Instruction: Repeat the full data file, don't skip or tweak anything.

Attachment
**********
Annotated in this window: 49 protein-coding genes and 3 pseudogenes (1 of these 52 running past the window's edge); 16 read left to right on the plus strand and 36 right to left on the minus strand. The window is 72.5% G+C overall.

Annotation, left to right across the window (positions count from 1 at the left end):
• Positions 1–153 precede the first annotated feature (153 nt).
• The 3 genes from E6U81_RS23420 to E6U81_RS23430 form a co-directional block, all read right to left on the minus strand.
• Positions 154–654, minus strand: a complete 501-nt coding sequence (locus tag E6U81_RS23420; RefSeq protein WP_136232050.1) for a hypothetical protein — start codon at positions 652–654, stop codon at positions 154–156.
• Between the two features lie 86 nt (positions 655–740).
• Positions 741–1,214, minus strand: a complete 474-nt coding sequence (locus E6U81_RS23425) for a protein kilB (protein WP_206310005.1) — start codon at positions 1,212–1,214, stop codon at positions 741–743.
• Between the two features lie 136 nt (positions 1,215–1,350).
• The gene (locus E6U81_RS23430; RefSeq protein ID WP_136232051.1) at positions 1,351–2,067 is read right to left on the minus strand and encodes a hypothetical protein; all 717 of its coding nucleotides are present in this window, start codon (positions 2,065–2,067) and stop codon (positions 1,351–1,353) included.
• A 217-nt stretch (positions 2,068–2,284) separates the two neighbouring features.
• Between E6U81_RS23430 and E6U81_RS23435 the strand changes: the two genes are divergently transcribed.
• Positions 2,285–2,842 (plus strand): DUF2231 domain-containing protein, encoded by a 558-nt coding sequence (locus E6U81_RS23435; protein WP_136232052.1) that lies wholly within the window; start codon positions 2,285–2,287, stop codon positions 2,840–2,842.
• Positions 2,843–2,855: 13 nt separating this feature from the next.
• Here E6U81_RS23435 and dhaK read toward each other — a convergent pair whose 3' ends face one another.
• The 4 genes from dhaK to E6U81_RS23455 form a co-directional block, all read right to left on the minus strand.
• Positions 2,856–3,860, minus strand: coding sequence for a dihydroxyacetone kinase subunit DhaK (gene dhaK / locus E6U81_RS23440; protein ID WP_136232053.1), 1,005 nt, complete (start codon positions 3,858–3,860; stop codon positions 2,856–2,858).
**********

Annotated in this window: 49 protein-coding genes and 3 pseudogenes (1 of these 52 running past the window's edge); 16 read left to right on the plus strand and 36 right to left on the minus strand. The window is 72.5% G+C overall.

Annotation, left to right across the window (positions count from 1 at the left end):
• Positions 1–153 precede the first annotated feature (153 nt).
• The 3 genes from E6U81_RS23420 to E6U81_RS23430 form a co-directional block, all read right to left on the minus strand.
• Positions 154–654, minus strand: a complete 501-nt coding sequence (locus tag E6U81_RS23420; RefSeq protein WP_136232050.1) for a hypothetical protein — start codon at positions 652–654, stop codon at positions 154–156.
• Between the two features lie 86 nt (positions 655–740).
• Positions 741–1,214, minus strand: a complete 474-nt coding sequence (locus E6U81_RS23425) for a protein kilB (protein WP_206310005.1) — start codon at positions 1,212–1,214, stop codon at positions 741–743.
• Between the two features lie 136 nt (positions 1,215–1,350).
• The gene (locus E6U81_RS23430; RefSeq protein ID WP_136232051.1) at positions 1,351–2,067 is read right to left on the minus strand and encodes a hypothetical protein; all 717 of its coding nucleotides are present in this window, start codon (positions 2,065–2,067) and stop codon (positions 1,351–1,353) included.
• A 217-nt stretch (positions 2,068–2,284) separates the two neighbouring features.
• Between E6U81_RS23430 and E6U81_RS23435 the strand changes: the two genes are divergently transcribed.
• Positions 2,285–2,842 (plus strand): DUF2231 domain-containing protein, encoded by a 558-nt coding sequence (locus E6U81_RS23435; protein WP_136232052.1) that lies wholly within the window; start codon positions 2,285–2,287, stop codon positions 2,840–2,842.
• Positions 2,843–2,855: 13 nt separating this feature from the next.
• Here E6U81_RS23435 and dhaK read toward each other — a convergent pair whose 3' ends face one another.
• The 4 genes from dhaK to E6U81_RS23455 form a co-directional block, all read right to left on the minus strand.
• Positions 2,856–3,860, minus strand: coding sequence for a dihydroxyacetone kinase subunit DhaK (gene dhaK / locus E6U81_RS23440; protein ID WP_136232053.1), 1,005 nt, complete (start codon positions 3,858–3,860; stop codon positions 2,856–2,858).